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Citations



    Other References

    1. Somerset Fry, Peter and Fiona Somerset Fry. A History of Ireland. New York: Barnes and Noble, 1993. Print. (ISBN 1-56619-215-3).
    2. McDonnell, Frances. Emigrants from Ireland to America 1735-1743 A Transcription of the report of the Irish House of Commons into Enforced emigration to America. Baltimore: Genealogical Publishing, 1992. Print. (ISBN 0-8063-1331-5).
    3. Zieber, Eugene. Heraldry in America. Philadelphia: Genealogical Publishing Co. Print.
    4. Filby, P. William and Mary K Meyer. Passenger and Immigration Lists Index in Four Volumes. Detroit: Gale Research, 1985. Print. (ISBN 0-8103-1795-8).
    5. Hickey, D.J. and J.E. Doherty. A New Dictionary of Irish History form 1800 2nd Edition. Dublin: Gil & MacMillian, 2003. Print.
    6. Rasmussen, Louis J. . San Francisco Ship Passenger Lists 4 Volumes Colma, California 1965 Reprint. Baltimore: Genealogical Publishing, 1978. Print.
    7. Sullivan, Sir Edward. The Book of Kells 3rd Edition. New York: Crescent Books, 1986. Print. (ISBN 0-517-61987-3).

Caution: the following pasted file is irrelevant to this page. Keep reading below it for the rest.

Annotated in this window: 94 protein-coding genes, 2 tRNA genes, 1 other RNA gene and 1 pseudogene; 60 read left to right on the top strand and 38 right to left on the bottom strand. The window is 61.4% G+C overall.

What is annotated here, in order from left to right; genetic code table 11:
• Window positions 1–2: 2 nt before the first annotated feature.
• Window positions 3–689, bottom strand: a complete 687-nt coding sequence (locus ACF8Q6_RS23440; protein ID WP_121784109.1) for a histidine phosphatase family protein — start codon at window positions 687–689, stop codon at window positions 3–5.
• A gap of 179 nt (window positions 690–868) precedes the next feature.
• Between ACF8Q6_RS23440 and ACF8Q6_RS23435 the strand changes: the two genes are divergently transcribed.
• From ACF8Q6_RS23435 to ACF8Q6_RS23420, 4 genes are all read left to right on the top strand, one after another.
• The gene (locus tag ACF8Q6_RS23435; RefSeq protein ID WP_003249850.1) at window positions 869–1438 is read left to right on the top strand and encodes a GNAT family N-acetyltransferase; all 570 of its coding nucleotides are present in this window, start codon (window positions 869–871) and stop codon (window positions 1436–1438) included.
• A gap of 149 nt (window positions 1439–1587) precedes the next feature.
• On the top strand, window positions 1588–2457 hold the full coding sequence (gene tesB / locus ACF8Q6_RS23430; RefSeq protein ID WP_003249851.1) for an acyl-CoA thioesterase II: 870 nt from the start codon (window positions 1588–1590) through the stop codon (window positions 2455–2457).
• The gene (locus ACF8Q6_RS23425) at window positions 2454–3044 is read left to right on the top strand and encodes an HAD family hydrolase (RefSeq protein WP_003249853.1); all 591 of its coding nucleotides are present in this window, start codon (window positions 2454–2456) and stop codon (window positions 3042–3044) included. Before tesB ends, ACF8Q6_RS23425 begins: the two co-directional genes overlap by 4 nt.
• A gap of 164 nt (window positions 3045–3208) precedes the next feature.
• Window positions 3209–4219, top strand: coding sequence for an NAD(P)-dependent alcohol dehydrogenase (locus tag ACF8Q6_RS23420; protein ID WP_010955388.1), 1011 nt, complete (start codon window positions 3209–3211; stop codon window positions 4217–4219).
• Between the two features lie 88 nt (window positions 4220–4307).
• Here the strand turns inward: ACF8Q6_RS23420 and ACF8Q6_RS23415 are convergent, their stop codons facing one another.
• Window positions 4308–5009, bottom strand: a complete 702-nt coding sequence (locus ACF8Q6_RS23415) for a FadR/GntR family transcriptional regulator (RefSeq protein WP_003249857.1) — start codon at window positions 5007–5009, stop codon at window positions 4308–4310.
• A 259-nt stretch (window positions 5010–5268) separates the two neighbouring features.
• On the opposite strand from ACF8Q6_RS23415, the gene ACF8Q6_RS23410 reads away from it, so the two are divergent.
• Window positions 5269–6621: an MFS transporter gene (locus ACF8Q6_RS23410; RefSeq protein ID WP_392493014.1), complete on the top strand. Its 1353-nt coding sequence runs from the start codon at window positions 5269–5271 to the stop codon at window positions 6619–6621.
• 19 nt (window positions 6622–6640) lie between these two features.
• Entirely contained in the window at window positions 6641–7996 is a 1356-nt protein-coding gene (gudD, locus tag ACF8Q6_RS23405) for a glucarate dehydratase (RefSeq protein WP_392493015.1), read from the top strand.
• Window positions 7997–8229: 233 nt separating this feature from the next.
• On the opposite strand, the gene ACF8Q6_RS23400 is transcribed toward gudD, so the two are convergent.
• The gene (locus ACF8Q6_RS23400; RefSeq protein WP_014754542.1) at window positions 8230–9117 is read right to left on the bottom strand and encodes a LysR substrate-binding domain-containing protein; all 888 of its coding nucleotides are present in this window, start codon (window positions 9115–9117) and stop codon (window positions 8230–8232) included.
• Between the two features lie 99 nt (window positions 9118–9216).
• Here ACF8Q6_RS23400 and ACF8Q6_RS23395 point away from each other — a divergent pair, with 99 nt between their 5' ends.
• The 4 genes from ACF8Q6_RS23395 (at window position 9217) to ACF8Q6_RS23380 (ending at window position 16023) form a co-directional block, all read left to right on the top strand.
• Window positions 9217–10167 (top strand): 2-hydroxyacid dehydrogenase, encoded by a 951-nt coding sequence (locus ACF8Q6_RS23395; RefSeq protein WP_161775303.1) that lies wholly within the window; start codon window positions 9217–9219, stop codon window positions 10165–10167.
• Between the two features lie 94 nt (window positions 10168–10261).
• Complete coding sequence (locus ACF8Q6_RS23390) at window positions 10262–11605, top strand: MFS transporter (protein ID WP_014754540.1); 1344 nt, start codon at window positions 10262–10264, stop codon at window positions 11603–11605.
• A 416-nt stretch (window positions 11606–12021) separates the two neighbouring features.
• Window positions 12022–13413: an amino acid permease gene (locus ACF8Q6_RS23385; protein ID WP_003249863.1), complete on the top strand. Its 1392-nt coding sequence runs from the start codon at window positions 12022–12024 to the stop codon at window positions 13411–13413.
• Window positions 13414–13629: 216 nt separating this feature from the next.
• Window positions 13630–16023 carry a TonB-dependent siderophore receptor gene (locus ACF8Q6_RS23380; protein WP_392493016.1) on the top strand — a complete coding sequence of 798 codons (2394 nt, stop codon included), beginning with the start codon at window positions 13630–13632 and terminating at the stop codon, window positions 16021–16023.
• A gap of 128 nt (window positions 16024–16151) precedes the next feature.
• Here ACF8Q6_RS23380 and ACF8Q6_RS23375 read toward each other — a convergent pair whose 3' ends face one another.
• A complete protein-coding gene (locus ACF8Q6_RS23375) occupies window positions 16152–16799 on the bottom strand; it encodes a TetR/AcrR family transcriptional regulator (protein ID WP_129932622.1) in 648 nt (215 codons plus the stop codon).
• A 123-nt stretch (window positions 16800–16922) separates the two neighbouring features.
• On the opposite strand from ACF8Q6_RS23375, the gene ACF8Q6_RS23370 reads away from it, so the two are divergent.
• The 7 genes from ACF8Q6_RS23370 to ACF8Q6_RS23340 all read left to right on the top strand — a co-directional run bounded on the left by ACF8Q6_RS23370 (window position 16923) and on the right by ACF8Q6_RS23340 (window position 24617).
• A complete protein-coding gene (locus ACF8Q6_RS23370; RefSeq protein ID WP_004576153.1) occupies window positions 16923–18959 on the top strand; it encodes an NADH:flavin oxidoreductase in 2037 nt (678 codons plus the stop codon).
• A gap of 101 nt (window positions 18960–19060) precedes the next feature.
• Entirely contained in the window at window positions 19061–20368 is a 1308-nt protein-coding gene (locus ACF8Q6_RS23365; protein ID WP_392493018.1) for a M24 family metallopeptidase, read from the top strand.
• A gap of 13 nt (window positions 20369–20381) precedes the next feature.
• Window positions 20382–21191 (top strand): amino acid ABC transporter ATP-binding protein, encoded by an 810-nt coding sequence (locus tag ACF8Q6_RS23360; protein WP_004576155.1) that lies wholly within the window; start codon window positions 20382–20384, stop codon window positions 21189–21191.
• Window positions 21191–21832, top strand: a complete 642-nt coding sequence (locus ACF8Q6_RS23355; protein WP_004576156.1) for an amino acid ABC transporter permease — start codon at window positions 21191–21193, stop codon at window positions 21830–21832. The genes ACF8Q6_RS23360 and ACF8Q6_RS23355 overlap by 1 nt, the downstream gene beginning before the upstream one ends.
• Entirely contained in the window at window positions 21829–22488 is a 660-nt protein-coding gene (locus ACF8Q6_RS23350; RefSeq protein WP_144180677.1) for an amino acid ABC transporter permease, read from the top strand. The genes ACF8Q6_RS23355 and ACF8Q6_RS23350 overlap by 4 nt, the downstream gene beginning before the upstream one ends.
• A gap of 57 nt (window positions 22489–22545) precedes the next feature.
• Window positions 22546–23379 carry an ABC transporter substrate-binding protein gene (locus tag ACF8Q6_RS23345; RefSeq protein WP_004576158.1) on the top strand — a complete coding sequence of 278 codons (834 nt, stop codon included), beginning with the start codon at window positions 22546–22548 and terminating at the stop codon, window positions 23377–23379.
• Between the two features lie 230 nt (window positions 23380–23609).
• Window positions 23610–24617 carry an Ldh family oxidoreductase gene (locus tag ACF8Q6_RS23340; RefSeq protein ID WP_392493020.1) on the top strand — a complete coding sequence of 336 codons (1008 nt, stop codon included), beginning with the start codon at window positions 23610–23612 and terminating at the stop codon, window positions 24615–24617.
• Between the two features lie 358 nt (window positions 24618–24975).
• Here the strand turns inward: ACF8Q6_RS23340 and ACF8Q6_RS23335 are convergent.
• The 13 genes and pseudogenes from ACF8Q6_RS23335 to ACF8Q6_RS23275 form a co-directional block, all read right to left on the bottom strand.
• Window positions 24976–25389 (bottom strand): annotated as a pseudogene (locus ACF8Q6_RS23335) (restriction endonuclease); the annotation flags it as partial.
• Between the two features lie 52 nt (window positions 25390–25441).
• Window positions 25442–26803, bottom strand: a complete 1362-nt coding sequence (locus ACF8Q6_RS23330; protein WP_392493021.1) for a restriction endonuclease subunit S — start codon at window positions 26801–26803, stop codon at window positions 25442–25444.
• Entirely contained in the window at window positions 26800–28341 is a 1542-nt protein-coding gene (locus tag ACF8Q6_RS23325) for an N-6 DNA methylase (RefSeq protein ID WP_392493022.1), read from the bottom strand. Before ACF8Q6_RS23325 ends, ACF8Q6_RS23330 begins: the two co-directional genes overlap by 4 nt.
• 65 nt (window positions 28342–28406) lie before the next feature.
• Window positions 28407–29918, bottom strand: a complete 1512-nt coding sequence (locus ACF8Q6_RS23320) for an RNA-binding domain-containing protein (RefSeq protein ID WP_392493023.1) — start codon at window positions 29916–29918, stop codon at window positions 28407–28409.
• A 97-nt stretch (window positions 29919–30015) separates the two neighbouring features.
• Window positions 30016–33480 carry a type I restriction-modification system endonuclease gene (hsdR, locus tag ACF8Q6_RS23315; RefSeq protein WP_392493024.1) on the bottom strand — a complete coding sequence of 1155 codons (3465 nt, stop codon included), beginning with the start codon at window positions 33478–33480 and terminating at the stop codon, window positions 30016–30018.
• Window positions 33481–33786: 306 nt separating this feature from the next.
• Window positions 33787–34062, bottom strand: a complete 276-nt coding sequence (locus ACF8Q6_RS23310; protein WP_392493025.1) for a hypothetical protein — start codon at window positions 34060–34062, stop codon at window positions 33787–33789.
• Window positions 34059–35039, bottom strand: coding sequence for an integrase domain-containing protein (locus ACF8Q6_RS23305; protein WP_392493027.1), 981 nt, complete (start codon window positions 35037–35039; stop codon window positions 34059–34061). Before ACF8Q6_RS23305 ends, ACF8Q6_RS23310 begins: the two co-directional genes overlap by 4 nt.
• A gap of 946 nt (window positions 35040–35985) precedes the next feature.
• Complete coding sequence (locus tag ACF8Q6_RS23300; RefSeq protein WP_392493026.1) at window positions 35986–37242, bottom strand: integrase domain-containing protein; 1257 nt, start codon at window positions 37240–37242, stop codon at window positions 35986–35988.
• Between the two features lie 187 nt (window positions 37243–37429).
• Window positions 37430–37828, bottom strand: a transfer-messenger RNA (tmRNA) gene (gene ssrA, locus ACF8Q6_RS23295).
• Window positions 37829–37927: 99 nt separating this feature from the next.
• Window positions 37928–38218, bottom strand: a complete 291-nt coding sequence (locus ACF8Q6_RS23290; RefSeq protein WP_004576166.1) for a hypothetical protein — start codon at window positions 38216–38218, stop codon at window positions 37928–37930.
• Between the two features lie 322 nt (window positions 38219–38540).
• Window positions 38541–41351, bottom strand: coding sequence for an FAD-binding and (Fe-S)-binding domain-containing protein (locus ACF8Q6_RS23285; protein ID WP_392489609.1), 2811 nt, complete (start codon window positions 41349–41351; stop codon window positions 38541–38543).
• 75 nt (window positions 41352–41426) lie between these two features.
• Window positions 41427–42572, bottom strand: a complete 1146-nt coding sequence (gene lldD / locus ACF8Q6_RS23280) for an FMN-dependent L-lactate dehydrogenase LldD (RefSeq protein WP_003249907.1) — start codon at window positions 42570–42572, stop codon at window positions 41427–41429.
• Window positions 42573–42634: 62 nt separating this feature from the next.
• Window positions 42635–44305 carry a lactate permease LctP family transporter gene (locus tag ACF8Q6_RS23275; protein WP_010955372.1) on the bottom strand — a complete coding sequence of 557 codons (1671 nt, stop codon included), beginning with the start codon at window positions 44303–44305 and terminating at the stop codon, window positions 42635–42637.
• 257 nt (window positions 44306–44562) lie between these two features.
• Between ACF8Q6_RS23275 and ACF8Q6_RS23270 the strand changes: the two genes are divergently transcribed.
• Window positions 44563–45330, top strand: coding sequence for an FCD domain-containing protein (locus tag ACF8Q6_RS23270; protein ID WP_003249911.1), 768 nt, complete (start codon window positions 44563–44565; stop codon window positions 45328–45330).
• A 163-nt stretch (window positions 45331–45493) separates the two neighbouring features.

8. Magnusson, Magnus. Chambers Biographical Dictionary 5th edition. Edinburgh: W & R Chambers, 1990. Print.
    9. Skordas, Guest. Ed. The Early Settlers of Maryland an Index to Names or Immigrants Complied from Records of Land Patents 1633-1680 in the Hall of Records Annapolis, Maryland. Baltimore: Genealogical Publishing Co., 1992. Print.
    10. Passenger Lists of Vessels Arriving at Galveston Texas 1896-1951. National Archives Washington DC. Print.
    11. ...

    The Donlant Family Crest was acquired from the Houseofnames.com archives. The Donlant Family Crest was drawn according to heraldic standards based on published blazons. We generally include the oldest published family crest once associated with each surname.

    This page was last modified on 17 January 2014 at 14:19.